Got that Rob Zombie song stuck in my head, alternating with American Head Charge’s “Song for the Suspect.”
31 March 2012
Pie. I got nothin’ for ya. I tried a new crust, which gave me some problems. It’s the same crust recipe as for my pecan pie and pumpkin pie, but I tried messing with the flours. Bad idea. The crust, when I worked with it, felt dry, crumbled in my hands, and was generally weak.
24 March 2012
My toe-screws have been aching—and then there was a weather change. I felt it yesterday and thought, oh, maybe running for five minutes caused a little achey-achey. Yesterday was gorgeous blue sky and slight humidity in D.C. Then today—bam!—dampness. Bunion surgery is good for something besides removing bursae.
17 March 2012
Brack brack brack. I’ve made this once every year for the past two years. This year, I made Irish tea brack to celebrate St. Patrick’s Day, and I made it gluten-free.
Happy St. Patrick’s Day!
Made Irish tea brack this week to share at work since VGF Irish soda bread is nothing special. OK, I’ll give myself credit; it’s nothing special outside my household. In class this week, we were discussing how the ancient Romans and Greeks defined one’s family as one’s household. Being a student, my household is a complicated matter. I realised last week that I rarely spend more than three to four nights in the same place (you can’t assassinate me, hah hah!). In a two-week span, I could be home for three nights, at my grandparents’ house for a night, at school for four nights, at my aunt and uncle’s for three nights, and so it continues. Spring break will be an exception to that pattern since I will be in one place for more than a week (but just barely).
10 March 2012
As it is midterms and high-stress thesis time, I’m trying to cut back on sugar (I brought the carrot cake to work, FYI). I made these cookies/biscuit/snack thingers for microlunch and other noshing purposes.
Though I am not a lick of Irish, I enjoy putting on my kilt (nor am I a lick of Scottish) and eating Irish soda bread leading up to and on St. Patrick’s Day.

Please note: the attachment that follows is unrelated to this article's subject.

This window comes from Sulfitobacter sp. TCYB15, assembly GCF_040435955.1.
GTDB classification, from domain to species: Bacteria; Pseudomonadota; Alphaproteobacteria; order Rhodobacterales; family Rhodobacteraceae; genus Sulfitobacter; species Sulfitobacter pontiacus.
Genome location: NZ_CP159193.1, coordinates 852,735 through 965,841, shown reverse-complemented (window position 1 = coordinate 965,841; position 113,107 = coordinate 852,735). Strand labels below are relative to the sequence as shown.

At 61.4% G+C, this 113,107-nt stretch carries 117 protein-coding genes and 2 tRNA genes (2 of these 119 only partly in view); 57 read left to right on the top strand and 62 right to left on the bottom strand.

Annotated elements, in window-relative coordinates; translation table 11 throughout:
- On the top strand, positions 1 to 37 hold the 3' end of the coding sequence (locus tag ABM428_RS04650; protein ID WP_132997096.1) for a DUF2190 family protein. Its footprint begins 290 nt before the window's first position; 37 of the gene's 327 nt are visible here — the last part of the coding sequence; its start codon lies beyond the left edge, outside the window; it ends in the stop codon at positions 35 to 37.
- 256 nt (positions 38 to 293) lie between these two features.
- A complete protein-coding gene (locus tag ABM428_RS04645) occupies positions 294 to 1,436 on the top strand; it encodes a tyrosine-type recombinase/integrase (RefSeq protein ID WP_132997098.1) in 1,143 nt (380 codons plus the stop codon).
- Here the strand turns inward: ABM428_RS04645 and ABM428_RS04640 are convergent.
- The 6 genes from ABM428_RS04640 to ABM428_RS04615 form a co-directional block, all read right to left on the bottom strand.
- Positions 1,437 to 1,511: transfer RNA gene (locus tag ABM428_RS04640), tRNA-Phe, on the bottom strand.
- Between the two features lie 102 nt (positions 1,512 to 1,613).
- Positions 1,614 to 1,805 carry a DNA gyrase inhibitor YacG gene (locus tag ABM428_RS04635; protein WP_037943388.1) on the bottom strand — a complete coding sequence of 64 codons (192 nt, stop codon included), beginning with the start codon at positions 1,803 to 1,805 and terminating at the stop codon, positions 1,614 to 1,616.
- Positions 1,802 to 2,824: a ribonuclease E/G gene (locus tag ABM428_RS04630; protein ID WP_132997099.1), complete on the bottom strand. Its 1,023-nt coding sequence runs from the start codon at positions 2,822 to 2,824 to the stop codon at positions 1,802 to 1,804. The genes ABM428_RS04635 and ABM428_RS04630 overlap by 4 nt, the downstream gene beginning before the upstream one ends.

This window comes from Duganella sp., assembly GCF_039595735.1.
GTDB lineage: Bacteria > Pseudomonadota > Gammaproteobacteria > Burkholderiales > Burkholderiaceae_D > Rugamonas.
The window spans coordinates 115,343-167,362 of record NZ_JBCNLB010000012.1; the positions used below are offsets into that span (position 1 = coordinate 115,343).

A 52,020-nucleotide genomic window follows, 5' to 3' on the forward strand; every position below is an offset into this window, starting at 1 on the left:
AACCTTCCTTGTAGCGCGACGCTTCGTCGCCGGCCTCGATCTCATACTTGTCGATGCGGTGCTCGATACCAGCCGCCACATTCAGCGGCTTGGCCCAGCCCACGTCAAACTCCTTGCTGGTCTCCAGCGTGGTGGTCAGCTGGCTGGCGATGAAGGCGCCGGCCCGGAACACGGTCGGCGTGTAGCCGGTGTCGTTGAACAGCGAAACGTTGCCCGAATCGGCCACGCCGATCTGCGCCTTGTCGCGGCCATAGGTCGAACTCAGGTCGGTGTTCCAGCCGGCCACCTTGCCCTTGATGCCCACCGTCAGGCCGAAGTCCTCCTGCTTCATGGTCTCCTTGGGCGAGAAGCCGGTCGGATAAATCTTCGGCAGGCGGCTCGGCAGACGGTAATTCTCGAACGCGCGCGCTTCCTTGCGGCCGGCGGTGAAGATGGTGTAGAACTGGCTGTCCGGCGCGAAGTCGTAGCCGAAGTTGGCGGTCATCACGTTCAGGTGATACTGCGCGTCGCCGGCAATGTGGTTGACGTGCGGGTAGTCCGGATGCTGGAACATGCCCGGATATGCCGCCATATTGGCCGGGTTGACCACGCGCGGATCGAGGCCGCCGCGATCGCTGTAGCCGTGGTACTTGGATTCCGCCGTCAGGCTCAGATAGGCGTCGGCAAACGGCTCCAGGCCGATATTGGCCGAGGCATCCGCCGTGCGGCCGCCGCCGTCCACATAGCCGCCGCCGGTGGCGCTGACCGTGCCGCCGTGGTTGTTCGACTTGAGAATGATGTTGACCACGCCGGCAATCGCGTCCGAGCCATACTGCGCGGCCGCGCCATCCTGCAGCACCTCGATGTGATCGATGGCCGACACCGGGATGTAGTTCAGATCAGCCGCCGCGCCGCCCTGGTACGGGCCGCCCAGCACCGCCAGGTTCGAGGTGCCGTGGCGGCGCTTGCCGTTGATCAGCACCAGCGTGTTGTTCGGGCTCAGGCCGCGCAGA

I used raisins in all three recipes I present to you below. "Made to suffer:" I think that was a card title in some Star Wars card game I bought in the early 2000s. This week at school, I thought of C-3PO saying to R2-D2, we were made to suffer. I know, I know, before you even start hitting me in the knees with the bag of guilt bricks, I’ve got it covered—I really have nothing about which to complain, relatively speaking. Besides midterms, thesis, and job search, a few weeks ago I ate some chips that I thought were GF, but they contained wheat, and I have not felt properly well since then. Then last week I was served a cookie that wasn't GF, though I had asked for a GF one. Yes, eating wheat really sets me back that badly.
03 March 2012
Final circle: polenta pie.
My uncle asked me if this was vegan shepherd’s pie, and I low-blood-sugar snapped that it wasn’t. In hindsight, it is: Italian peasant shepherd’s pie. I used turnip greens instead of the original spinach because I usually eat spinach for salad greens anyway. Besides, spinach is bourgeois these days; turnip greens, though being rediscovered by hipsters and the like, are peasant food. Using kale would straddle both the traditional and the elite. Toscano kale would just make this, but, alas, I settled for the frozen turnip greens. I also added a can of beans since I like protein. I used black beans, which makes the dish a tad southwestern. If I used cumin and the Southwest spice profile…you see where this can go. I’ve been making combinations of grains lately to use up the odd 2/3 cup of rice, quinoa, lentils, et cetera all in one big batch. Since I didn’t have enough polenta for this recipe, I added sushi rice and oats to make a sticky mixture.
Oh yes, very good. I really like Crazy Richard’s unadulterated peanut butter, though Maranatha’s organic peanut butter is high on my list of “what food would you bring with you to survive the zombie apocalypse?” I’ve been watching and reading The Walking Dead for the past few days. Wonderful bedtime reading.
Most of the food featured below was made (and probably stored) in circular equipment. Much like my logic.
Last Sunday, when I returned to New Jersey, I made a pecan-oatmeal pie in a raisin-oat-almond crust. I modified the usual pecan pie filling recipe that I’ve been using for the traditional pecan pie and chocolate pecan brownie pie, adding oats, according to this Cooking Light recipe. My mom has made this pie a fair few times as post-Thanksgiving pie, and I wanted it, deglutinised, four months later. You could make it with the traditional flour-based crust, but I made a nut-oat-raisin one just ’cause.